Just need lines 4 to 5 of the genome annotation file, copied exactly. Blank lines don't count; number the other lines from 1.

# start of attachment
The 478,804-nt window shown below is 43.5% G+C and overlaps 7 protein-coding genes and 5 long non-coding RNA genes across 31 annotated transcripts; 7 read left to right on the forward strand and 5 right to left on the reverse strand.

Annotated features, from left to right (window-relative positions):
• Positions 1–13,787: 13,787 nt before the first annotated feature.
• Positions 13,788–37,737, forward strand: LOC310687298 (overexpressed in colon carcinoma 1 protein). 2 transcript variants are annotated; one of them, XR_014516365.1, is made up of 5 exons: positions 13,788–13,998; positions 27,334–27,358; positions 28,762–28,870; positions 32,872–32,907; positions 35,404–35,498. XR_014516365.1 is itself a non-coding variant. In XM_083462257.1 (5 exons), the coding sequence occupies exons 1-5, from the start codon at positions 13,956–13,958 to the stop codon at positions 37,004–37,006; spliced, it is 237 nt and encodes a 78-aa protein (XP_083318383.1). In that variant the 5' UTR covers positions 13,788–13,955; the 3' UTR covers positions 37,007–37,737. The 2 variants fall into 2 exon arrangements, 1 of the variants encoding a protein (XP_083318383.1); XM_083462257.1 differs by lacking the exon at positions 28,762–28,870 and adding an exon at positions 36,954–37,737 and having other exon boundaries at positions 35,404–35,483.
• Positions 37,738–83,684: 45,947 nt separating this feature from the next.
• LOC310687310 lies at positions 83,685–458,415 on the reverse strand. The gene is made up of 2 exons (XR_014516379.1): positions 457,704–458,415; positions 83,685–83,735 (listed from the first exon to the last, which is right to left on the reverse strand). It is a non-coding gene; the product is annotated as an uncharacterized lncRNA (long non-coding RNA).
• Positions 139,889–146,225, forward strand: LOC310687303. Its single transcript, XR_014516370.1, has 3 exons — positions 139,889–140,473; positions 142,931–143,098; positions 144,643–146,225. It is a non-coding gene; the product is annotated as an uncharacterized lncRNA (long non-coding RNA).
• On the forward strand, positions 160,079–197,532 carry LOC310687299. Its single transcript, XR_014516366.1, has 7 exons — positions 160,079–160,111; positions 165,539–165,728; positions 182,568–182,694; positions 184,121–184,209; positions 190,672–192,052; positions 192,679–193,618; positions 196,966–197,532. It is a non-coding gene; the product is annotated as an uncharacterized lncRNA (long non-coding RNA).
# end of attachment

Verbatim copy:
• Positions 13,788–37,737, forward strand: LOC310687298 (overexpressed in colon carcinoma 1 protein). 2 transcript variants are annotated; one of them, XR_014516365.1, is made up of 5 exons: positions 13,788–13,998; positions 27,334–27,358; positions 28,762–28,870; positions 32,872–32,907; positions 35,404–35,498. XR_014516365.1 is itself a non-coding variant. In XM_083462257.1 (5 exons), the coding sequence occupies exons 1-5, from the start codon at positions 13,956–13,958 to the stop codon at positions 37,004–37,006; spliced, it is 237 nt and encodes a 78-aa protein (XP_083318383.1). In that variant the 5' UTR covers positions 13,788–13,955; the 3' UTR covers positions 37,007–37,737. The 2 variants fall into 2 exon arrangements, 1 of the variants encoding a protein (XP_083318383.1); XM_083462257.1 differs by lacking the exon at positions 28,762–28,870 and adding an exon at positions 36,954–37,737 and having other exon boundaries at positions 35,404–35,483.
• Positions 37,738–83,684: 45,947 nt separating this feature from the next.